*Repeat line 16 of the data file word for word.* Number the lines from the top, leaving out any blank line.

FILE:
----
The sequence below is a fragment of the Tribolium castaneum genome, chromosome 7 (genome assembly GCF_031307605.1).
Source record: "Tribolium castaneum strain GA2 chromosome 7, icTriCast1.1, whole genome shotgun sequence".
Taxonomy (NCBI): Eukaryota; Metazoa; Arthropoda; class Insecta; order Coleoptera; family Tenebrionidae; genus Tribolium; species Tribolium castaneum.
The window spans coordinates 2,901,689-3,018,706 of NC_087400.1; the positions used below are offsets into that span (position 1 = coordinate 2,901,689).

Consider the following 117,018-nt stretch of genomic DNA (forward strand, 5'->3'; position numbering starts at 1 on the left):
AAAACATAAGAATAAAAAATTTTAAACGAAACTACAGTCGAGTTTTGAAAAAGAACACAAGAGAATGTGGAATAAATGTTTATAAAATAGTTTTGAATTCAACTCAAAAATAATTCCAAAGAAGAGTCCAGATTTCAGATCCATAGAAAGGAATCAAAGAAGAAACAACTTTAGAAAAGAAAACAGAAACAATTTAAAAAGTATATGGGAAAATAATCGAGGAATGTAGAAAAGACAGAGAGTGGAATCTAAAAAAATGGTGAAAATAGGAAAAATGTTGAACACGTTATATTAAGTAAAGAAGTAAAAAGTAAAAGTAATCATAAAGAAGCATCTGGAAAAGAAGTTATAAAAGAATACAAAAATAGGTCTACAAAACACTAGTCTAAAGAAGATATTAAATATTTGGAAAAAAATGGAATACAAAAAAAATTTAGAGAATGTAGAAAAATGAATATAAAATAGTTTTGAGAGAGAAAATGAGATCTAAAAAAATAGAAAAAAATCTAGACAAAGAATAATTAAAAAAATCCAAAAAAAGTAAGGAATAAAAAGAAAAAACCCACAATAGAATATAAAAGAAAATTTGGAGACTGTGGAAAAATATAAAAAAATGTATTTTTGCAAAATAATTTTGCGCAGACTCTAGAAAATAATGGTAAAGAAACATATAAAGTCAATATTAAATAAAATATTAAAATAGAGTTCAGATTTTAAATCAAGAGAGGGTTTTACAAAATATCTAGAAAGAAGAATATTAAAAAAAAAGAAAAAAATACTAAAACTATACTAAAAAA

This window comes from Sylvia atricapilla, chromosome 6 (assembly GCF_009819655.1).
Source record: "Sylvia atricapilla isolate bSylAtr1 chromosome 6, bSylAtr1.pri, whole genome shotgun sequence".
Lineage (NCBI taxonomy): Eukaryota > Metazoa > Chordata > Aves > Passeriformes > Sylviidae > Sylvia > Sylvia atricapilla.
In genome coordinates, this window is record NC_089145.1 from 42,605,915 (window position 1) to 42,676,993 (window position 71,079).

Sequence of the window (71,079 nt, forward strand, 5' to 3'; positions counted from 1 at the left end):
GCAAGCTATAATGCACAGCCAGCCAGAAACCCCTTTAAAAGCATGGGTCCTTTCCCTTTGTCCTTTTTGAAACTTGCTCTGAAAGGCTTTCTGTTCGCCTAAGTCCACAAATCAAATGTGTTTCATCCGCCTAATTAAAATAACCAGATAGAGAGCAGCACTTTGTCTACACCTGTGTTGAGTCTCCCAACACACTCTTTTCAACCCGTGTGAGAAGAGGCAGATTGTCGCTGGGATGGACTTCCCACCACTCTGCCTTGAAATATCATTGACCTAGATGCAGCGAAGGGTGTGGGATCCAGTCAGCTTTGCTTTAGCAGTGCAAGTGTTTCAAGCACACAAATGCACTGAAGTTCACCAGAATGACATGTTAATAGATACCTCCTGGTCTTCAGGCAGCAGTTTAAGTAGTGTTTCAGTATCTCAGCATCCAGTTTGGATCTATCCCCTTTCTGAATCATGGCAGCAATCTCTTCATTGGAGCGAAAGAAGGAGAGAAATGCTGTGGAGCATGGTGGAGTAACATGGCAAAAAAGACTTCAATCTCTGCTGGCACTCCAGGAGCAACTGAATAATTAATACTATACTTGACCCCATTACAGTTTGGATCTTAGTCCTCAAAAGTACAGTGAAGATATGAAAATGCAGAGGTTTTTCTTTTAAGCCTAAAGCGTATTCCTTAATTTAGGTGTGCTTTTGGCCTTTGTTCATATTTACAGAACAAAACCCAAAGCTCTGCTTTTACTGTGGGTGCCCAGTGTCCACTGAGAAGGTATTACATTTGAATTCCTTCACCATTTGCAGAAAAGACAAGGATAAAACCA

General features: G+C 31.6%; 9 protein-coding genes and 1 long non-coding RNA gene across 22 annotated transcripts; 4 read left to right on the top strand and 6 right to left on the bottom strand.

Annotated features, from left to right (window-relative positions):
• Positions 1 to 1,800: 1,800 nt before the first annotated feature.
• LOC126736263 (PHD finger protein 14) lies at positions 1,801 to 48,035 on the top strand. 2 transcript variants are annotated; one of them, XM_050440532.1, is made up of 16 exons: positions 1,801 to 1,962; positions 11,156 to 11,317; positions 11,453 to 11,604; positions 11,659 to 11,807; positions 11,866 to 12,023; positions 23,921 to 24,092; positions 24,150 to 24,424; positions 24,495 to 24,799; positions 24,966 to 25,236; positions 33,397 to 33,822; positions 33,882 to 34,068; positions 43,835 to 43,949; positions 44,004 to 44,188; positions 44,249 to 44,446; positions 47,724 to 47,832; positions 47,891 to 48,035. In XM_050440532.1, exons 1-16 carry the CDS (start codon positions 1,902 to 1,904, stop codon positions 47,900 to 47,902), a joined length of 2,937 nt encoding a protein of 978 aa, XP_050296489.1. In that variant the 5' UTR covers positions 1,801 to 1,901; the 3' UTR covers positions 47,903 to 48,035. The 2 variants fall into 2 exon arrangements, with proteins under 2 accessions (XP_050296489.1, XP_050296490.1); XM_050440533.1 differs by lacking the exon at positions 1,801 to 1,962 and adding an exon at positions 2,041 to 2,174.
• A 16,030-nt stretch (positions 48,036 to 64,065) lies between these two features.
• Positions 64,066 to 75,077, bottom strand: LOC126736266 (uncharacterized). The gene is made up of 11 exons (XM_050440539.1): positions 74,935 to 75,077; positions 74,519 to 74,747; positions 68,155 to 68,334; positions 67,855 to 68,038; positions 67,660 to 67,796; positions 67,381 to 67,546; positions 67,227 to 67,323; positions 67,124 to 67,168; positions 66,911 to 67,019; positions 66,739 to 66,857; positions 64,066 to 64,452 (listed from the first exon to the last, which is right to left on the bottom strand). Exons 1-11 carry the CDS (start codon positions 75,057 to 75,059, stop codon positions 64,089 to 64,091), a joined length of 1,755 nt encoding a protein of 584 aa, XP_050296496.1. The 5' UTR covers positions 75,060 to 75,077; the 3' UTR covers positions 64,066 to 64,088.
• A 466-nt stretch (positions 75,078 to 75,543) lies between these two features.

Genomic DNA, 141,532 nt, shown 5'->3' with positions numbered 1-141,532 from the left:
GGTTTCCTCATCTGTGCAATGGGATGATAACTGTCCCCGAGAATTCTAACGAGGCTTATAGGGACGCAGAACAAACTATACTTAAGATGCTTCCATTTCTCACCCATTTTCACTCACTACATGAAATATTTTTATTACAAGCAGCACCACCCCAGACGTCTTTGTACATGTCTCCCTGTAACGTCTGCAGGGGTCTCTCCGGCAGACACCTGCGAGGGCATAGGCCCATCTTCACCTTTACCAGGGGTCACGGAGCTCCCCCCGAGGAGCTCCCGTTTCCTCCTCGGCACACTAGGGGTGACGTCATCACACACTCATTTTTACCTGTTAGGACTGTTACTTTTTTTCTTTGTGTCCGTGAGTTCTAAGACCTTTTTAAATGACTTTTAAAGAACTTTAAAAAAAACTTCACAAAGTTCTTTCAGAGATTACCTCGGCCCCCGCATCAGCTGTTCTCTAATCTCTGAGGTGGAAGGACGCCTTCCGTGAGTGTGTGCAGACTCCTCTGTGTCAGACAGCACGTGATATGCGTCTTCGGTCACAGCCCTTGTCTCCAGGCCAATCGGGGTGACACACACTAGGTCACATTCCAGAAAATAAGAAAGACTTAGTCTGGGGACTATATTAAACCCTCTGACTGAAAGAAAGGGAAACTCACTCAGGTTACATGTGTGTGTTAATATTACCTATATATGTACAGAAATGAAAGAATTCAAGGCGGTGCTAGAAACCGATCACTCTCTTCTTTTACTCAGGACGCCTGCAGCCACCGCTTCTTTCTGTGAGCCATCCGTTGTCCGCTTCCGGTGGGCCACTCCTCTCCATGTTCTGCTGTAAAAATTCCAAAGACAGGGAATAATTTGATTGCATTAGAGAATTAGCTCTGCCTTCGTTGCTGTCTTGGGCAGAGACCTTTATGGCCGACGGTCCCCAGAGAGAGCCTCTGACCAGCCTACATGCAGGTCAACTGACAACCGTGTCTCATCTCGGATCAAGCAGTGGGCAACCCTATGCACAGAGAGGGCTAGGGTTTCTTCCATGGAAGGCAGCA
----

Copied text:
• LOC126736263 (PHD finger protein 14) lies at positions 1,801 to 48,035 on the top strand. 2 transcript variants are annotated; one of them, XM_050440532.1, is made up of 16 exons: positions 1,801 to 1,962; positions 11,156 to 11,317; positions 11,453 to 11,604; positions 11,659 to 11,807; positions 11,866 to 12,023; positions 23,921 to 24,092; positions 24,150 to 24,424; positions 24,495 to 24,799; positions 24,966 to 25,236; positions 33,397 to 33,822; positions 33,882 to 34,068; positions 43,835 to 43,949; positions 44,004 to 44,188; positions 44,249 to 44,446; positions 47,724 to 47,832; positions 47,891 to 48,035. In XM_050440532.1, exons 1-16 carry the CDS (start codon positions 1,902 to 1,904, stop codon positions 47,900 to 47,902), a joined length of 2,937 nt encoding a protein of 978 aa, XP_050296489.1. In that variant the 5' UTR covers positions 1,801 to 1,901; the 3' UTR covers positions 47,903 to 48,035. The 2 variants fall into 2 exon arrangements, with proteins under 2 accessions (XP_050296489.1, XP_050296490.1); XM_050440533.1 differs by lacking the exon at positions 1,801 to 1,962 and adding an exon at positions 2,041 to 2,174.